Douglass C. Reed
Hagerstown Commercial Core Historic District
Hagerstown, Washington County
The Hagerstown Commercial Core Historic District consists approximately of a 1 1/2 by 2 block rectangle which includes the major retail center of town. The center of the district is the public square which is formed by the junction of Potomac and Washington Streets, the two major traffic arteries in the city. The district extends one half block east of the public square, north to Franklin Street, west to Summit-Jonathan Streets, and east to Antietam Street. It is made up almost entirely of commercial buildings constructed or remodeled for retail purposes during the last 20 years of the 19th century and the first 20 years of the 20th century. This 40 year period represents the peak of Hagerstown's prosperity. Exceptions to the commercial character of the district but integral to it are two prominently located government structures, the Washington County Courthouse built in 1874, and the City Hall. The Courthouse is prominently located at the corner of Summit Avenue and West Washington Street. The City Hall at the corner of East Franklin and North Potomac Streets was built in 1939 on the site of an early 19th century city hall. It is also in a key location. These two public buildings helped to establish the direction of commercial growth along Washington and Potomac Streets primarily and the Franklin and Summit-Jonathan Streets secondarily. Most of the buildings within the district retain the architectural characteristics of the period of their significance and provide a showcase of late 19th and early 20th century commercial styles.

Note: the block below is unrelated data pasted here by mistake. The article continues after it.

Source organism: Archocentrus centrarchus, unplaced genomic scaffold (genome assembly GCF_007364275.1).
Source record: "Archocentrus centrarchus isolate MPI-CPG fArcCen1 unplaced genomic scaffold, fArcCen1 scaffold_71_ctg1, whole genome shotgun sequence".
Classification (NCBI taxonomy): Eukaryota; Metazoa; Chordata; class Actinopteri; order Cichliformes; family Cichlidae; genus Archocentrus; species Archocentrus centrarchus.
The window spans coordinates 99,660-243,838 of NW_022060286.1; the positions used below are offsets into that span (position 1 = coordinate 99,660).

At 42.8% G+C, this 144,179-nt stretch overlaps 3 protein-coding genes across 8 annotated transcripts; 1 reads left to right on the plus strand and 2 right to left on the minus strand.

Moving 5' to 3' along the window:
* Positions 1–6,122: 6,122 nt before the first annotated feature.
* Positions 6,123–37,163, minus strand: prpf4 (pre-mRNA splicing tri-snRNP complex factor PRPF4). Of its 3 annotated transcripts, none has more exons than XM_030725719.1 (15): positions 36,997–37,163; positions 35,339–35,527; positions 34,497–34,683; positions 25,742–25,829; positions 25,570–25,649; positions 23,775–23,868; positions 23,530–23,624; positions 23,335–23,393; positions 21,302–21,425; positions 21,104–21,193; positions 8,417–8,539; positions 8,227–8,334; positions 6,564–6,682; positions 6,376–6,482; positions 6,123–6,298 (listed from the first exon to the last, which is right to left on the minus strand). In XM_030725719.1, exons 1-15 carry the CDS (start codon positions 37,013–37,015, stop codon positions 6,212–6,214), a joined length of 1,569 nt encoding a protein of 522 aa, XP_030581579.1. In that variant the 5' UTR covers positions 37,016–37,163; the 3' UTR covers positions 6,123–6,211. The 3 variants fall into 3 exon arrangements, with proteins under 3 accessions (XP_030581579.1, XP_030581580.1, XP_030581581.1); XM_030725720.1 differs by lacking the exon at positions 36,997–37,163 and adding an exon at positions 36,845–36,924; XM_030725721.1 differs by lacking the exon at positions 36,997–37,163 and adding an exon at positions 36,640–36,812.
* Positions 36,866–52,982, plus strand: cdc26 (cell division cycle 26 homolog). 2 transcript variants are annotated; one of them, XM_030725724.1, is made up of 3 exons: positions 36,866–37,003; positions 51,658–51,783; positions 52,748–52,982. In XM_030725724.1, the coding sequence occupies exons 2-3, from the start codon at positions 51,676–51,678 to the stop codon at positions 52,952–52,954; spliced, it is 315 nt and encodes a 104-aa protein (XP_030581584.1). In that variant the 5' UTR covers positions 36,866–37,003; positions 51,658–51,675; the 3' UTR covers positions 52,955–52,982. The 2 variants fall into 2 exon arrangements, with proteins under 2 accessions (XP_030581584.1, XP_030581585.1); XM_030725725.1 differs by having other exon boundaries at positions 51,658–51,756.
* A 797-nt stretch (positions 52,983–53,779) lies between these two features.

The Hagerstown Commercial Core Historic District is significant for its portrayal of the economic growth and development of the city, and for its architecture as a showcase of late 19th and early 20th century commercial styles. Hagerstown has been since the 18th century a commercial center for not only Washington County, of which it is the county seat, but of a larger tri-state area which includes southern Franklin County, Pennsylvania and the eastern panhandle of West Virginia. During the late 19th century, Hagerstown became a leading manufacturing city in Maryland with the production among other goods of furniture and organs. It also became a rail center. These industries resulted in a great population growth and a commercial boom period that occurred between 1880 and 1920. This economic boom is reflected in the almost total redevelopment and transformation of the downtown commercial area during that period. Large hotels catering to rail and automobile travelers were built and commercial establishments were either remodeled or built new to reflect the prosperity. Several architectural styles seemed to predominate, although not to the exclusion of other styles. The favored architectural expression was the Italianate style, followed chronologically by Beaux Arts or neo classical modes and finally by the simple rectilinear commercial vernacular of the early 20th century. Pivotal buildings in the district are the Washington County Courthouse and the Hagerstown City Hall which helped to establish the direction of commercial growth along West Washington and North Potomac Streets.